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An Arkansas town's wacky St. Paddy Day tradition

Posted: 4:35 PM, Mar 10, 2016
Updated: 2016-03-10 16:35:49-05
An Arkansas town's wacky St. Paddy Day tradition

According to Steve Arrison, there isn’t much Irish heritage in Hot Springs, Arkansas. But that hasn’t stopped the town from putting on one of the country’s most unique St. Patrick’s Day celebrations for more than a decade.

Since 2003, the small tourist town in the Ozarks has hosted “The World’s Shortest St. Patrick’s Day Parade,” which has attracted thousands of green-clad party-goers every year. The parade route is just 98 feet long, spanning the length of Bridge St. in Hot Spring’s historic downtown district.

As with most good ideas, the birth of the “World’s Shortest Parade” came as the result of a few drinks with friends. During a late-winter get-together with some buddies at a local bar, the conversation turned to one of Arrison’s favorite holidays: St. Patrick’s Day.

“At that point, there was nothing done here (for St. Patrick’s Day). It was just another day of the year,” siad Arrison, CEO of the Hot Springs Convention and Visitor's Bureau. “I remembered on my desk I had an article from 'Ripley’s Believe It or Not!' from the ‘40s where they declared Bridge Street the shortest working street in America. It just so happened that the bar we were in was right next to Bridge Street. So we thought, ‘What if we made it the world’s shortest St. Patrick’s Day Parade?’”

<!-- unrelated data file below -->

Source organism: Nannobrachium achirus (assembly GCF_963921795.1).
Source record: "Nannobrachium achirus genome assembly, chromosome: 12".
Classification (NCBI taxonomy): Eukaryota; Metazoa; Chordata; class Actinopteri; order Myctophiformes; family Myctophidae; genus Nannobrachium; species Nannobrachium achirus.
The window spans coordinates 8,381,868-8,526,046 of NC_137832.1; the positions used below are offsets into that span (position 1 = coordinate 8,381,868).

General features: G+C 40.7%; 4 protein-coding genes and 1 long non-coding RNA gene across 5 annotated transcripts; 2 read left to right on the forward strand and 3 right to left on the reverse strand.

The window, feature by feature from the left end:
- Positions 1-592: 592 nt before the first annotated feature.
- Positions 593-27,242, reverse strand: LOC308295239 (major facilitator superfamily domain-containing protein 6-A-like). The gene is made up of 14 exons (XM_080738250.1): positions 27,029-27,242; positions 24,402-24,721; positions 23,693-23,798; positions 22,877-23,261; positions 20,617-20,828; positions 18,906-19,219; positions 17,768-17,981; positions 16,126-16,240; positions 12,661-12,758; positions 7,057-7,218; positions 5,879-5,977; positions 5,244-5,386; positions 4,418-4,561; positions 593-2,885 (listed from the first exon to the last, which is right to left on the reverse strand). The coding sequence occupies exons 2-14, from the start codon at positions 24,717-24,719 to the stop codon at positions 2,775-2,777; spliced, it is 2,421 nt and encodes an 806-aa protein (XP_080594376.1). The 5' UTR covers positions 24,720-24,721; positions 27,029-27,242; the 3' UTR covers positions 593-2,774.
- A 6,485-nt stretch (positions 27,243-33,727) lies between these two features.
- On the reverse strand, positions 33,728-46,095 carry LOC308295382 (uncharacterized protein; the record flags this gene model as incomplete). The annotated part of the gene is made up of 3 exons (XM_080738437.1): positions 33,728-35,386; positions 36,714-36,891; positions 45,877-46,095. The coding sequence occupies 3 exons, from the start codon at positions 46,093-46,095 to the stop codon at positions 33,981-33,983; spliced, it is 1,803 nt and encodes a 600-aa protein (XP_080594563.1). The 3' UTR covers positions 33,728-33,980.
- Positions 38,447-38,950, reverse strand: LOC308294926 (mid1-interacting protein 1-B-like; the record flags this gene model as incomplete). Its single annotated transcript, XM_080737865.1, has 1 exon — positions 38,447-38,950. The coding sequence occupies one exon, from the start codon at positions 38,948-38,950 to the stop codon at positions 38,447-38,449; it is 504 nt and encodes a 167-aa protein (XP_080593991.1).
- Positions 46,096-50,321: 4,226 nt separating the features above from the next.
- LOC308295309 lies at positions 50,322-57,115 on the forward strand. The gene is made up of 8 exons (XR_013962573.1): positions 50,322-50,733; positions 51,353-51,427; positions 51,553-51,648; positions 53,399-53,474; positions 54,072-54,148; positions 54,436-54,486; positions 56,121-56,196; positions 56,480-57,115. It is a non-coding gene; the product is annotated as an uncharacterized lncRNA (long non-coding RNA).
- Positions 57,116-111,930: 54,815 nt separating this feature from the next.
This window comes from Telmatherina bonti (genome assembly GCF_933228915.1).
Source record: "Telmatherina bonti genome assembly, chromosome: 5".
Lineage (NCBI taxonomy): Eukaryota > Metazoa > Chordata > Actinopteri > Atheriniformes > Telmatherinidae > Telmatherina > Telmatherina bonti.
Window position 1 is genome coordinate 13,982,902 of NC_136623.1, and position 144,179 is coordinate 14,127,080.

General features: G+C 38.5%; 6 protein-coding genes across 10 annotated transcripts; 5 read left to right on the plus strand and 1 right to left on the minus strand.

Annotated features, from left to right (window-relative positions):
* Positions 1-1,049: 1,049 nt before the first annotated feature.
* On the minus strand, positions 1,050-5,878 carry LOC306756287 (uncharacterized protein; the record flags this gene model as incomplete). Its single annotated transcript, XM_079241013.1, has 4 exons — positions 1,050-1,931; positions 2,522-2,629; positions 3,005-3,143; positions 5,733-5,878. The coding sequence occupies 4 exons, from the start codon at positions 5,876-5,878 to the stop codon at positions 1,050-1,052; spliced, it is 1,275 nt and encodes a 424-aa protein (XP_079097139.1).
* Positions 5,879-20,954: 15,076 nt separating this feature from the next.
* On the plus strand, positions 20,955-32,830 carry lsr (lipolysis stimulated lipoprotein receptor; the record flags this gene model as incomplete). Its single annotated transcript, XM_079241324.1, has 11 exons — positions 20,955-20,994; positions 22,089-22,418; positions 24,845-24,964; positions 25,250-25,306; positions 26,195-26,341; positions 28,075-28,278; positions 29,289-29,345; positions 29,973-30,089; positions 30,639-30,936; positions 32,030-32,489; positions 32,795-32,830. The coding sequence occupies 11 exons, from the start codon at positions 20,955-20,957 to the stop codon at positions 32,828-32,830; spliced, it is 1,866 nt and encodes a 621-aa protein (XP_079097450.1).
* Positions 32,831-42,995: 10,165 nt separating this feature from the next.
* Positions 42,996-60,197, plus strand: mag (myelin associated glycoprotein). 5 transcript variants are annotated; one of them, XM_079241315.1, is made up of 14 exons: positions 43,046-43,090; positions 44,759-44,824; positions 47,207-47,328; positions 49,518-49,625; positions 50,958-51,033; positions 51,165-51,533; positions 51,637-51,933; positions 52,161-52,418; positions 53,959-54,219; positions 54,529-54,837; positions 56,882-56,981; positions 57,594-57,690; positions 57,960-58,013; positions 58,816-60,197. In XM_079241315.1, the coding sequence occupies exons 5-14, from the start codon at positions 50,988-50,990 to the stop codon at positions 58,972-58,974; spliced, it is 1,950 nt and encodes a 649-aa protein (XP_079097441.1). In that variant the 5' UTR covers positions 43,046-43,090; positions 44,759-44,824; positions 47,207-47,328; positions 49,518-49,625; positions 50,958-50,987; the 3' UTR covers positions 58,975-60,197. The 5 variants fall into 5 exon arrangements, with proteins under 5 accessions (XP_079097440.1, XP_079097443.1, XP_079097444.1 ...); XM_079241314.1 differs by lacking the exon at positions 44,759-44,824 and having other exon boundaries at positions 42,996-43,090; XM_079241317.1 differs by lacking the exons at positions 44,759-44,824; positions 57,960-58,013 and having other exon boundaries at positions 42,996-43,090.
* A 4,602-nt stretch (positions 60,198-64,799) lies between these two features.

It didn’t take long to put the idea into action. Less than a month later, the first Hot Springs St. Patrick’s Day parade was making the short trek down Bridge Street.

The event was an immediate success, with 30 floats and groups signing up to participate and between 3,000 and 5,000 spectators coming out to celebrate.

“It just sort of took off from there, and every year it’s gotten bigger and bigger. Now, who knows how many people are there? You can’t even count,” Arrison said.

 

 

This year, more than 30,000 people are expected to descend upon Hot Springs for the parade. While only so many people can view the official parade route on Bridge Street, spectators now line neighboring Central Avenue and Broadway Bridge to view the pre- and post-parade action.

The Parade has also attracted a number of celebrity hosts, like Mike Rowe of Dirty Jobs, Jim Belushi and George Wendt of Cheers. This year, Gary Busey will start the parade and will be joined by Grand Marshals Kevin and Michael Bacon.

Following Busey and the Bacons this year will be Dallas Cowboy cheerleader Lauren Oliver, the International Order of the Marching Irish Elvi (a set of 50 green-clad Elvis Impersonators) and the Texas Tortilla Queens.

Not every group that applies for the parade gets the green light, but Arrison says the vetting process is far from rigorous.

“Pretty rigorous? Well, it depends on how much the committee has had to drink,” he said.

No matter who participates, the parade always begins the same way: with a measure to confirm that the parade route is in fact the shortest in the world. Hot Springs has been challenged in the past,  most notably by a bar in New York that held a 47-foot “parade” from one door to another.

Though it may have been shorter than the Hot Springs parade, Arrison still claims a victory.

“They were in an alley, it wasn’t a street. They were going from one side of the bar to another — that’s not a parade,” he said. “We will keep our title if we have to march in place. We welcome all challengers, but no one is going to beat us.”

It may not be an Irish hotbed like Boston or Chicago, but Hot Springs’ St. Patrick’s Day celebration continues to thrive.

“Is there a big Irish contingency? No, but everyone is Irish on St. Patrick’s Day,” Arrison said.

Alex Hider is a writer for the E.W. Scripps National Desk. Follow him on Twitter @alexhider.